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Faces of LPS - Meet Volunteer Pat Cull

By David Boyce

Pat Cull Each Tuesday during the school year, Pat Cull heads to Alexander Doniphan Elementary School and works with children. She helps some with reading and others with math. Whatever subject comes up, Cull is there to help. Cull doesn’t get paid for her work. She, like many others in Liberty Public Schools, volunteers her time to help prepare all students for their future.

“There are a lot of volunteers,” Cull said. “I know when I was working for the school district, it was really nice to get volunteers to help us.”

Cull spent 18 years at LPS as a school nurse at the elementary level. She retired in 2003, but remained active in the school district. She helped with health screening at the building she worked at. Even now, she helps with health screenings at the Catholic school in Liberty.

Cull’s volunteer work was recognized at the 2015 Excellence in Education banquet by the Northland Regional Chamber of Commerce. She received the Volunteer in Support of Education award.

“I enjoy using my talents, whatever they are,” Cull said modestly Monday afternoon, a day before volunteers like her are acknowledged around the world. “I really enjoy being with the students, helping them with math or reading and seeing the progress they can make by having a youth friend or youth mentor.”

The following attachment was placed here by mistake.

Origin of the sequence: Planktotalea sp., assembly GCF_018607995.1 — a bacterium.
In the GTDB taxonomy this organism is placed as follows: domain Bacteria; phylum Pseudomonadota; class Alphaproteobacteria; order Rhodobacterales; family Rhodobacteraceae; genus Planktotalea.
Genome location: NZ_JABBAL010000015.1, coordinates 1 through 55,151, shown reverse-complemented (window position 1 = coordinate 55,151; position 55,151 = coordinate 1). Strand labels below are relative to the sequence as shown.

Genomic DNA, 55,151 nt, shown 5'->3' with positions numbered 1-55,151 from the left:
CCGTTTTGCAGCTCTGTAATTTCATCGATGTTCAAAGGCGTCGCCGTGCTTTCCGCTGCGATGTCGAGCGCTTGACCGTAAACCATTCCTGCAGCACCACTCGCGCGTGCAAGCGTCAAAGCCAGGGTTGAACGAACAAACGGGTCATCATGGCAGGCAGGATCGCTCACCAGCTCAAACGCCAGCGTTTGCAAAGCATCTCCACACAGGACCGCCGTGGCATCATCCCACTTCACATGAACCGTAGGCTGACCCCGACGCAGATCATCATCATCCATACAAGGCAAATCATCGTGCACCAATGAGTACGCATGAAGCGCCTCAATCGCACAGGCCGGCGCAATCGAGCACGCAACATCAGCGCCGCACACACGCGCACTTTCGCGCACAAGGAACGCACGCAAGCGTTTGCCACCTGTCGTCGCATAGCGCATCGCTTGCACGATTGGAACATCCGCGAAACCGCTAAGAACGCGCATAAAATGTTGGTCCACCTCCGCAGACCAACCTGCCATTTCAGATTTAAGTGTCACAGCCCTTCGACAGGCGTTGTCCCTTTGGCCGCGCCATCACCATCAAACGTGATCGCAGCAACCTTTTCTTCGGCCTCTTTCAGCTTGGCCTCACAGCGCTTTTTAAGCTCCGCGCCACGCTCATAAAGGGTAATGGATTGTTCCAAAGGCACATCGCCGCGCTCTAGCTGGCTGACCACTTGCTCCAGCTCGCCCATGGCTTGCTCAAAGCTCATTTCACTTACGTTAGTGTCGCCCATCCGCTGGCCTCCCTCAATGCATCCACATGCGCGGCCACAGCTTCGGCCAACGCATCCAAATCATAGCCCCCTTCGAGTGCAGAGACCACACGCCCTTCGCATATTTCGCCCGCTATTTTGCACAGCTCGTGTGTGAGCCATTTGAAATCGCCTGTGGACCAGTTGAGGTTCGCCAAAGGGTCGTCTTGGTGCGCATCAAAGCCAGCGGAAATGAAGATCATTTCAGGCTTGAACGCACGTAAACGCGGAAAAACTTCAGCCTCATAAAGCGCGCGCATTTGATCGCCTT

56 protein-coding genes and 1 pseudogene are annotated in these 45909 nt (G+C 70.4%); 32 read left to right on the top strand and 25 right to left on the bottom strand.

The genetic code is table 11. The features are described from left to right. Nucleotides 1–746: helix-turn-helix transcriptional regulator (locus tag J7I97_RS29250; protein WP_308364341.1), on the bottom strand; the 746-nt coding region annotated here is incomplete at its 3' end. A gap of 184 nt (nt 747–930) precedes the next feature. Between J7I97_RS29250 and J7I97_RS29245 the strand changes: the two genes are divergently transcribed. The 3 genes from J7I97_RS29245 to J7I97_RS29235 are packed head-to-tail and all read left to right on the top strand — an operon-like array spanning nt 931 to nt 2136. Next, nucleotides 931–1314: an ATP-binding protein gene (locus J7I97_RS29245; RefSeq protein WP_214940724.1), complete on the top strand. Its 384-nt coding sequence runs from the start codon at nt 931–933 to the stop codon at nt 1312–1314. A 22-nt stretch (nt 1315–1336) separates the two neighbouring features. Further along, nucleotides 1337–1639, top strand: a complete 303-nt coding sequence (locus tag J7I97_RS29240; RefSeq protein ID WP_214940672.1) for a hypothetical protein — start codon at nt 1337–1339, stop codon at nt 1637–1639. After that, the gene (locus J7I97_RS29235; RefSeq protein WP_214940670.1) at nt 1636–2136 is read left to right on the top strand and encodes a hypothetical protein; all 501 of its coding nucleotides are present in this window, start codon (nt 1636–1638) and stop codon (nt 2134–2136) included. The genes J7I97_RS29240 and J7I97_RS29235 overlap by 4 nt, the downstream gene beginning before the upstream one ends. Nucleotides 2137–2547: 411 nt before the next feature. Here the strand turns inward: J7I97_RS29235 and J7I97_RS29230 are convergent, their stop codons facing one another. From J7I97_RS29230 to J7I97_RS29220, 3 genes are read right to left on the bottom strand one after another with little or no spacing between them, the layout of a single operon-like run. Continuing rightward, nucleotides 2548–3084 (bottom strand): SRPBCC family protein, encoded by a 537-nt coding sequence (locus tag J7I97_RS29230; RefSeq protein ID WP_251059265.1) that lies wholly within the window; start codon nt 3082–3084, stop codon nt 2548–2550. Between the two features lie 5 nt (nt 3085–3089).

In 1985, the United Nations designated December 5 as International Volunteer Day to celebrate the power and potential of volunteerism.

On the International Volunteers Day website, it states this day is an opportunity for volunteers, and volunteer organizations, to raise awareness of, and gain an understanding of, the contribution they make to their communities. It is also viewed as a unique chance for volunteers and organizations to celebrate their efforts, to share their values, and to promote their work.

The act of volunteering is found in all cultures, languages, and religions. Each year, hundreds of millions of people volunteer their time and skills to help make the world a better place. When they volunteer, they help to improve the lives of others. And when they volunteer, they also gain a greater sense of belonging to their communities.

Nothing could be truer for LPS and the residents of Liberty. As a longtime resident of Liberty, Cull has witnessed it first-hand. All three of her children went through LPS.

“I think there is a lot of pride in Liberty,” Cull said. “People like to help when they know their schools are good schools. We have excellent teachers and staff. Words can’t describe it. I am really proud of Liberty schools.”